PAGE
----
Showing posts from March, 2013

Concurrent Strength and Endurance Training

     You  know exercise can change your body. Through exercise, one can change parameters such as body composition, endurance capacity, maximal strength, efficiency, etc. The basis behind these changes is that the stress of exercise causes adaptations to occur in the body. The rule of specificity tell us these adaptations are specific to the training stimulus (Hickson).  For example, the most effective way to increase a muscle’s maximum strength would be to specifically train that muscle through short-duration, high intensity resistance training, not through prolonged, low resistance repetitive contractions. Conversely, endurance based athletes like marathon runners or long distance cyclists, should train specifically for their endurance events by training over prolonged amounts of time with a lower sustainable resistance or work rate. With this said, how should athletes in events that require a mixture of strength and endurance train? Employing a training regime combining strength and

An Athlete's Pantry - Supporting Ingredients

I'm taking a step away from exercise performance and physiology this week to talk about another love in my life: Food. I often find myself in the grocery store grabbing the most essential of the essentials: Milk, bread, eggs, meat, cereal... For me, it's usually easy to pick the main entrees for the week -- Say... curry, chicken breasts, chili, steak, pasta, etc. The hardest thing is deciding on what sides items to cook, and remembering what supporting ingredients you need. For those times it helps to have a few things stockpiled in your fridge and pantry. That way, if you forgot an ingredient, you might already have it. And if you don't -- maybe you can still throw something together with those stockpiled ingredients. I think my girlfriend Courtney and I do a pretty good job managing our fridge and pantry. What do we keep on hand? Rice - An excellent carbohydrate source, easy to cook, stores well Beans - black, pinto, chickpea, lentils - pair well with rice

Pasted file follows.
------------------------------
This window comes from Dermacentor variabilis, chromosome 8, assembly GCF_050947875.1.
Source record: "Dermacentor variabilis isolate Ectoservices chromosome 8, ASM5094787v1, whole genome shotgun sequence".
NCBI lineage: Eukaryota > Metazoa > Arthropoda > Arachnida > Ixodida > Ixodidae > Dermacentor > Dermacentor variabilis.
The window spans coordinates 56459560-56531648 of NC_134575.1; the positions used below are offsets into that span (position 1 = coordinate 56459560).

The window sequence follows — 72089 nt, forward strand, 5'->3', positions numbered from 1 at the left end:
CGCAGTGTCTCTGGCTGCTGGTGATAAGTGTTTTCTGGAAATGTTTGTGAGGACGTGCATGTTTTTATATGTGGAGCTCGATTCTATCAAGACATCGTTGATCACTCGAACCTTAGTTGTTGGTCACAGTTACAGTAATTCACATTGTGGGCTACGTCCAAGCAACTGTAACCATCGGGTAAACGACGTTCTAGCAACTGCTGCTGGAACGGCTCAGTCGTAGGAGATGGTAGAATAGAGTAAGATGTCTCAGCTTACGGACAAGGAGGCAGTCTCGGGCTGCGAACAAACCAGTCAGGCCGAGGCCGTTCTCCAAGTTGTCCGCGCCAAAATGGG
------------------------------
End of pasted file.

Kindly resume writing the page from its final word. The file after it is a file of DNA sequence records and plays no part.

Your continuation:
Physiology of Lactate Threshold and Practical Applications to Training

All right, now that we've briefly covered the basics of lactate metabolism, let’s move on to training for lactate production, transportation and oxidation. Production, of course, refers to the creation of lactate through glycolysis. And remember, to be able to create lactate, glucose must be present (from blood glucose or cleaved from glycogen) to run glycolysis. So to create lactate, an athlete needs to engage in training that relies on glycolysis for ATP production, in turn creating H+ and lactate. Again, lactate is not the molecule we need to buffer or transport out of the cell. It is the H+ that accompanies lactate that disrupts glycolysis and muscle contraction. H+ must be transported out of the muscle cells by monocarboxylate transporters (MCTs). These are H+-Lactate co-transporters, meaning H+ and lactate must be present before they are both pumped out of the cell together into extracellular space. Then the lactate and H+ may diffuse into the bloodstream. When the